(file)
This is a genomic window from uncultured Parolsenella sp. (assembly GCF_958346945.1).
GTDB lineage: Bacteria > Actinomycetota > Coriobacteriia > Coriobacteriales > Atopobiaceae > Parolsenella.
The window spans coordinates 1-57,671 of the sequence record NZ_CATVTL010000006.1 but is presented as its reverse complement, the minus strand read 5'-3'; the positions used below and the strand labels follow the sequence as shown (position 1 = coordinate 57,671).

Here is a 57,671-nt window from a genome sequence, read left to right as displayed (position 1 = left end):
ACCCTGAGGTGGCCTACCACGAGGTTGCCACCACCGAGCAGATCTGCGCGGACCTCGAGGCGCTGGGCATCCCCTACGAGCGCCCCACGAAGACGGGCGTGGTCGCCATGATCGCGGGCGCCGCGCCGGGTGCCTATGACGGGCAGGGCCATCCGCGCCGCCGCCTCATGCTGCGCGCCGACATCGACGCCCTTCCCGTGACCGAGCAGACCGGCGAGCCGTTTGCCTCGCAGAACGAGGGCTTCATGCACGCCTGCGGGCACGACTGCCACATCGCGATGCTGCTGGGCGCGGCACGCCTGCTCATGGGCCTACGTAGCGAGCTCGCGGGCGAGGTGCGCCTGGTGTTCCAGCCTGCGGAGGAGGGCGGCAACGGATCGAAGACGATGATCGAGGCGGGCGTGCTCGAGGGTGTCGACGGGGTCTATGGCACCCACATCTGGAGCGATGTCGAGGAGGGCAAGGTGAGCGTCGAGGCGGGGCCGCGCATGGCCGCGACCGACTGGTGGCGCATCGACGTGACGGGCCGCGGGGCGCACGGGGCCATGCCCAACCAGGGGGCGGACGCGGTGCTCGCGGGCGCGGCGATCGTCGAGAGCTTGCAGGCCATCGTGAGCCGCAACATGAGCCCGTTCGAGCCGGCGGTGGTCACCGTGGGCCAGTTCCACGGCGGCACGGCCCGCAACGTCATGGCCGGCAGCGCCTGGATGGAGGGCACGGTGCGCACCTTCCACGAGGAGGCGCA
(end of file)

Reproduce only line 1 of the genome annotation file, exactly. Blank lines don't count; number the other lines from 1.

This is a genomic window from uncultured Parolsenella sp. (assembly GCF_958346945.1).